In the winter months when the apple trees are dormant, it is time to prune in the orchard. The buds, leaf buds as well as fruit buds, spiral around the bare branches. The trees hold only an occasional shriveled fruit. Winter light casts long shadows: the patterns on the snow, a perplexing labyrinth of the three-dimensional flattened into two.

A few days ago I walked into the orchard with a saw in its sheath hanging from my belt and sharpened loppers in hand. I was looking for a row of young trees, something easy, something to get started on, to get my head back into the routine of pruning. I stared at the first tree, a Crimson Crisp, one of the orchard’s new disease-resistant varieties. Its central leader was leaning too far to one side. We prune our trees to a main leader, a single trunk, and shape the branches similar to a Christmas tree, wanting the lower branches to extend farther than the ones above, a way to get light to all branches, to all fruit. Without light, the lower branches will die back and the tree will become umbrella-shaped. The apples won’t sweeten and color well.

With this lean, I stood hesitant. To cut it off would be to decapitate the tree. But to allow it to grow in the wrong direction would be irresponsible. I saw that my neighbor was also outside. Ed abuts the orchard on the east and he has always pruned a dozen trees along his property. We shouted hello like two sailors passing but then I decided to call him over.  “Oh, the lean expert,” he said referring to himself when he saw the tree. A month ago Ed had helped me haul up a fallen tree (Blogpost: The Fallen Tree). At the time, we had debated the merits of how far to pull the tree. I hesitated to go beyond some innate flexibility that I intuited; he wanted us to pull it up straight and tall, the engineer in him. This time his was the voice of reason. He suggested I leave the leaning main trunk for now, but that I tie up a young, flexible horizontal branch to see if it might be trained to become the new leader.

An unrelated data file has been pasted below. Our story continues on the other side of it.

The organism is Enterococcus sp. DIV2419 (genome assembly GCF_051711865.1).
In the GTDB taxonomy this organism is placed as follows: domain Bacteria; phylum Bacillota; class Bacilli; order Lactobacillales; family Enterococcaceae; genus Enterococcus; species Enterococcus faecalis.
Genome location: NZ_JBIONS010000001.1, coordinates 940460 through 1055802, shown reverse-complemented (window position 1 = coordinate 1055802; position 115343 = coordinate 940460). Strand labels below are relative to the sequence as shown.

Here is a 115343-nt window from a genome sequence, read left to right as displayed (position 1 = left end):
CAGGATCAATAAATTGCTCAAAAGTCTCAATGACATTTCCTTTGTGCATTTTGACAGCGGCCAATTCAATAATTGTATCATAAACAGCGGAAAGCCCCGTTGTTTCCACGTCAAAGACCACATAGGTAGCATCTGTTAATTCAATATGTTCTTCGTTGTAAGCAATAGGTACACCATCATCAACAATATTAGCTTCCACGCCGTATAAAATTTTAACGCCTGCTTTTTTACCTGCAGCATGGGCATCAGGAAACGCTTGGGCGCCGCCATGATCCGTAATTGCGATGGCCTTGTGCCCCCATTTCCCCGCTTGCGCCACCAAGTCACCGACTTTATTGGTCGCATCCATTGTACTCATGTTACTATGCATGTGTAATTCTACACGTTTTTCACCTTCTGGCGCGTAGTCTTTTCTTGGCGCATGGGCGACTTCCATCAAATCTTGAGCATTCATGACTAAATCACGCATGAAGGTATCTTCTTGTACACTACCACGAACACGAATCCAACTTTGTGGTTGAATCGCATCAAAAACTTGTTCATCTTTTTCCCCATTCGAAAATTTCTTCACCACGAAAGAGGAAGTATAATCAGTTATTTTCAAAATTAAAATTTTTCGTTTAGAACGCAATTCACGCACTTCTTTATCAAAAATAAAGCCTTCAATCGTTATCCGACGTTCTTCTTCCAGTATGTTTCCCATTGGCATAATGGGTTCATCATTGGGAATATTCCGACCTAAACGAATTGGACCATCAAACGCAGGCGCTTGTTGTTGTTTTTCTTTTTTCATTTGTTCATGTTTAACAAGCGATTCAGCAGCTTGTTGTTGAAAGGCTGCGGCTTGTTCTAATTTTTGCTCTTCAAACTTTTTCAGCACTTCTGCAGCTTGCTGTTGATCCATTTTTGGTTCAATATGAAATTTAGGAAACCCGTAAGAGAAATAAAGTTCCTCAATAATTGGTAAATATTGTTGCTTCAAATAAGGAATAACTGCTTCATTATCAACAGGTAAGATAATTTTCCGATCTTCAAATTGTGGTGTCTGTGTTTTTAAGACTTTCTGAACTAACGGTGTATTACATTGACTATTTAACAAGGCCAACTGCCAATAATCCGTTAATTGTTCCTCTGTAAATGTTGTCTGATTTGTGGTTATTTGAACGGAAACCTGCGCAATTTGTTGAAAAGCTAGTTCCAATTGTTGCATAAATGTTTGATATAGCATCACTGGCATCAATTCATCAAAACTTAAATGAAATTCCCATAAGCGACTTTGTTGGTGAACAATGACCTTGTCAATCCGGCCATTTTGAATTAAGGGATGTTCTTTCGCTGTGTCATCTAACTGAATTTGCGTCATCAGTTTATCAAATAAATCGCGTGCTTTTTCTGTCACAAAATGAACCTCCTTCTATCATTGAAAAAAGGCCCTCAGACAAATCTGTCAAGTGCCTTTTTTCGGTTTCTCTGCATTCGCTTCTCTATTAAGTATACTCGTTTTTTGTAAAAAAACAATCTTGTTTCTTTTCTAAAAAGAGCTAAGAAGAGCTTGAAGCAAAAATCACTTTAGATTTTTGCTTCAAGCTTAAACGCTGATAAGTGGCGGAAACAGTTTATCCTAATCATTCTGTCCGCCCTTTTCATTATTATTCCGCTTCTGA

He went back to his side of the orchard and I moved on to the next tree. This one was easier – only a few snips – a removal of a top branch that was already more than half the diameter of the trunk.

Then Ed called me over to one of his trees, a big old one with a lot of wood in the top third. I suggested removing a thick branch, one of those calloused elephant trunks. A large cut in the upper part of the tree rejuvenates. He agreed and I went for it with my saw. Pulling the blade back and forth, smoothly enough so it wouldn’t catch and chug, and carefully enough so it didn’t slip and scar the branch, the saw made a rhythmical rasping sound.

Pruning large apple trees changes one’s sensitivity to one’s own body. When I was diagnosed with breast cancer a few years ago, after the initial shock of the diagnosis, I was ready for surgery. Take off my breast. Let me be done with it.  I knew from the orchard that quick removal prevents further spread of disease and I trusted that my body would heal. However, when I stand in front of a mirror my body is altered. Maybe I should accept another lesson the trees offer. We’re all lopsided, leaning in one direction or another, keen to hide our defects. The tree wears everything visibly. I can start at a twig tip and follow the growth in years right down the branch counting the unions. Branch collars signify large cuts; the jig-jag in a branch shows the annual reining in of fast-growing wood.   

When pruning, I circle around each tree asking what is growing in the wrong direction, what is shading, where is the best fruiting wood? When I remove a large branch, I always look back at the new shape of the tree. I want to see that it was the right decision, that it was a good cut, that the tree is more open. And then there is that moment when I know I’ve done enough. I leave the tree trusting it will respond and move onto its neighbor. 

I don’t know if the cancer has moved anywhere else in my body. There’s no snipping a branch to see its health. I learn to live with uncertainty. The prunings left in the orchard I will pick up and pile into a two-story mound. The apple buds that will never become fruit and the branches that contain so much history will be kindled, the fire will roar, and in the course of a day, it will all burn down to charred black bits and ash. When the embers are cold, I will rake what’s left and distribute a little to each tree. This dark carbon returns to the soil and the trees will benefit. They give of their bodies; then they receive.